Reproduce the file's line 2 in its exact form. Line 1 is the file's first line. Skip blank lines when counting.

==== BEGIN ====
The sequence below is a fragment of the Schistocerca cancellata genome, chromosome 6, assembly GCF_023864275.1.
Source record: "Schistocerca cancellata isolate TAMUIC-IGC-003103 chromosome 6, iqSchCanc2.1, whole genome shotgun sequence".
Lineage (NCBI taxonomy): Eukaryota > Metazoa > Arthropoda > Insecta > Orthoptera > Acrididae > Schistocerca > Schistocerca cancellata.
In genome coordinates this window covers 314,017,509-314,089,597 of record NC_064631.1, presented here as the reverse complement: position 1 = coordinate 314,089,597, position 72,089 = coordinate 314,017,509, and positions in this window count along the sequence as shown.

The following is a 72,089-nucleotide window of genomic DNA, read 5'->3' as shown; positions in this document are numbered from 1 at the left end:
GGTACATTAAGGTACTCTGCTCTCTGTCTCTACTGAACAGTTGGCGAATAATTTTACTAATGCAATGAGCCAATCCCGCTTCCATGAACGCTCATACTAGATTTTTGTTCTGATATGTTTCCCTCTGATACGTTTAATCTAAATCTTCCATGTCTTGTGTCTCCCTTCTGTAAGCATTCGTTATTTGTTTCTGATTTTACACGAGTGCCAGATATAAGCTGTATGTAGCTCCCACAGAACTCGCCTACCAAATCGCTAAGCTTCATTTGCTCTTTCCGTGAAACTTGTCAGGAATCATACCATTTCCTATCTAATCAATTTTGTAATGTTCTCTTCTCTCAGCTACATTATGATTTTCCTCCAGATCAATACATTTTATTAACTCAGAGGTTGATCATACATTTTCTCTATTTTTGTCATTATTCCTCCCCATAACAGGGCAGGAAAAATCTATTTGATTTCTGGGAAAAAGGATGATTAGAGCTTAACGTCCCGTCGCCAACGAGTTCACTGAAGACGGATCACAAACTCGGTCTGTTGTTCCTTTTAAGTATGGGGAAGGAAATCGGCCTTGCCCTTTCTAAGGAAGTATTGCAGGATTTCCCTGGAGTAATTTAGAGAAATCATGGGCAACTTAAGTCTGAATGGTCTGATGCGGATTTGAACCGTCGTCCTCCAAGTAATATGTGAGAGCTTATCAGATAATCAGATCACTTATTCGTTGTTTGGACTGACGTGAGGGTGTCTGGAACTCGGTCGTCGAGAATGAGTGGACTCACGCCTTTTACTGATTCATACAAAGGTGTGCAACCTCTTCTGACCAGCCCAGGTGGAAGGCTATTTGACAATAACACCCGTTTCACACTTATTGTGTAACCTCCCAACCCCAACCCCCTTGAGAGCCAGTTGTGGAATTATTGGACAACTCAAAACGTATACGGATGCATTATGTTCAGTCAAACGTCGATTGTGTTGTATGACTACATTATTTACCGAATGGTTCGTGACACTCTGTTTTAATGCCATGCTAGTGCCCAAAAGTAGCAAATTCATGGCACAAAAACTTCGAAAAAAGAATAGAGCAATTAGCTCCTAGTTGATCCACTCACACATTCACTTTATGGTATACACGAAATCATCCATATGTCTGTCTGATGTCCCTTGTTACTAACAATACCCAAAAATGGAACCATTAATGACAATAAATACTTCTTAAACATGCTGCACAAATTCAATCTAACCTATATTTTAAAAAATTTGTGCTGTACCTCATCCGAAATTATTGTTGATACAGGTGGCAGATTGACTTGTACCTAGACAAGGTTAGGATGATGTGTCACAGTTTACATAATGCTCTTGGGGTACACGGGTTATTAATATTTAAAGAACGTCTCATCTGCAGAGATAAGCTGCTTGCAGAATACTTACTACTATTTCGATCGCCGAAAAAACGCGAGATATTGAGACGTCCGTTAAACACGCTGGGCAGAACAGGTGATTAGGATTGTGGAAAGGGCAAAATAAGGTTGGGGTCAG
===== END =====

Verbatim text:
Source record: "Schistocerca cancellata isolate TAMUIC-IGC-003103 chromosome 6, iqSchCanc2.1, whole genome shotgun sequence".